Friday is time for the High & the Low, a Curbed column chronicling the most and least expensive homes sold in San Francisco in the last seven days. Here’s this week’s pageant of extremes.
A trip to Presidio Heights is a reasonably good education on how the other half lives—specifically, how the other one percent lives, as only the most well-heeled of buyers can cool their heels in a house like 3317 Washington.
This four-bed, three-and-a-half bath, 3,300-square-foot find listed in May asking $4.99 million. That’s quite a jump up the ladder of success from its already plush 2010 sale of just over $3 million. But 2010 was a much different time in San Francisco, as the seller, a local investment banker, well knows.
It certainly doesn’t hurt that the place is handsome without being presupposing, and that the most recent owners managed to hold the renovation bug at bay—other than a new roof in 2010 and a new room behind the garage a few years later, there are no recent building permits on file for the address.
In short, the only assets on offer for this sale were the house itself and the knowledge that a $3 million property in 2010 can dream of even bigger things today. With a right-on-the-nose $4.99 million sale secured this week, it looks like that dream came true.
Turning millions of dollars into even more millions of dollars might be the modern American dream, but the old-school formula of theoretically middle-class earners searching for a home to call their own hangs tight in neighborhoods like Bayview.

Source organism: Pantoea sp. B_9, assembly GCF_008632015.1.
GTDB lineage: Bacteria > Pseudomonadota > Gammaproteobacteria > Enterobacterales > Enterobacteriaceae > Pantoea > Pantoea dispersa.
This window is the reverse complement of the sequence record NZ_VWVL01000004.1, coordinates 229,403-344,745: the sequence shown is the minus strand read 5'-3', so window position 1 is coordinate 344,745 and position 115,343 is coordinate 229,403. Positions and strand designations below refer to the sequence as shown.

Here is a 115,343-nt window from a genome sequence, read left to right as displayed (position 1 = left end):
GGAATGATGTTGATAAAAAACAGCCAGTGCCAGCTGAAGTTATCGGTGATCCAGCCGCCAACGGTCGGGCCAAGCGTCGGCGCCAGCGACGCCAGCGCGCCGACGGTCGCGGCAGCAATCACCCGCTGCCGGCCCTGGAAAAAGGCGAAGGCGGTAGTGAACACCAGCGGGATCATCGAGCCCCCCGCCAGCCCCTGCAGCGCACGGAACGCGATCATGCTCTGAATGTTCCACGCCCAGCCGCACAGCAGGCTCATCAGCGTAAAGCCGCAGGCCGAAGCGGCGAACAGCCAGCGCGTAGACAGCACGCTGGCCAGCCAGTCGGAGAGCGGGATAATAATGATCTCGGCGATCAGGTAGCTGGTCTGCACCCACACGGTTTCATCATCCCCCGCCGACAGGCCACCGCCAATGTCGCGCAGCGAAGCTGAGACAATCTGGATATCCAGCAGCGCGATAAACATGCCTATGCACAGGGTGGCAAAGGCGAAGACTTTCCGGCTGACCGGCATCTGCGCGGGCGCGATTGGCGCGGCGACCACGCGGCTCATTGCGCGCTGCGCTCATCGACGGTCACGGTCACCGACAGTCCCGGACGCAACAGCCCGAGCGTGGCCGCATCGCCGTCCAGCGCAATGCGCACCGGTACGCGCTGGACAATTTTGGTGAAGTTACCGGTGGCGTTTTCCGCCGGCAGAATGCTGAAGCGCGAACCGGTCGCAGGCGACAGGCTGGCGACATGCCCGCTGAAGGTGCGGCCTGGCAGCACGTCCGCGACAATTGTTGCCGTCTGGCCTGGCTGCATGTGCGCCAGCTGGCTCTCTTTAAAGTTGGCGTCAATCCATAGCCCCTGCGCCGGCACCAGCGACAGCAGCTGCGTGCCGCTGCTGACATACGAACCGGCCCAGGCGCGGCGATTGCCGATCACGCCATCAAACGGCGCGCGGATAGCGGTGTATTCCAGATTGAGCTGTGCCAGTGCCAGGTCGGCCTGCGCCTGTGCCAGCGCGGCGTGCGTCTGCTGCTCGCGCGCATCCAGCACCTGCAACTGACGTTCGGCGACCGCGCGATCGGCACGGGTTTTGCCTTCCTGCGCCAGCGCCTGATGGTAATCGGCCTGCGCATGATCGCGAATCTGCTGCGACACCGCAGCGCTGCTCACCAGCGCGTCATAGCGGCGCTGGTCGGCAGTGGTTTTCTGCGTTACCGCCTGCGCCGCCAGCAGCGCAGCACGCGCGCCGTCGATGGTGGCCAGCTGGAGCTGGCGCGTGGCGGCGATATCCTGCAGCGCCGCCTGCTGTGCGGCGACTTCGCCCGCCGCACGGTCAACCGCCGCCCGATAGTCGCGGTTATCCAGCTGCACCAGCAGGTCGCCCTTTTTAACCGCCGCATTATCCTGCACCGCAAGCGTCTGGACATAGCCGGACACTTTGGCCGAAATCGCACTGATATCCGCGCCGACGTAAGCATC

There, 1485 Van Dyke Avenue joined Curbed SF’s too-exclusive Under $700K Club with a $679,000 listing back in June. Also an ambitious move up from its last $419,000 sale in 2005.
It looks like this this three bed, one bath place circa 1906 was a fixer—or more precisely, it doesn’t look like much of anything, as the ads provided no interior photos and simply said there was “lots of potential.”
But not too long ago this place had some even bigger dreams of its own, with a 2010 permit for a horizontal addition that presumably would have sent its current demand in a vertical direction.
But that addition never added up to reality, with the permit eventually cancelled. In the end it all came out to a $620,000 sale this week, a lucky bid for whatever buyer now has the task of making this house a home.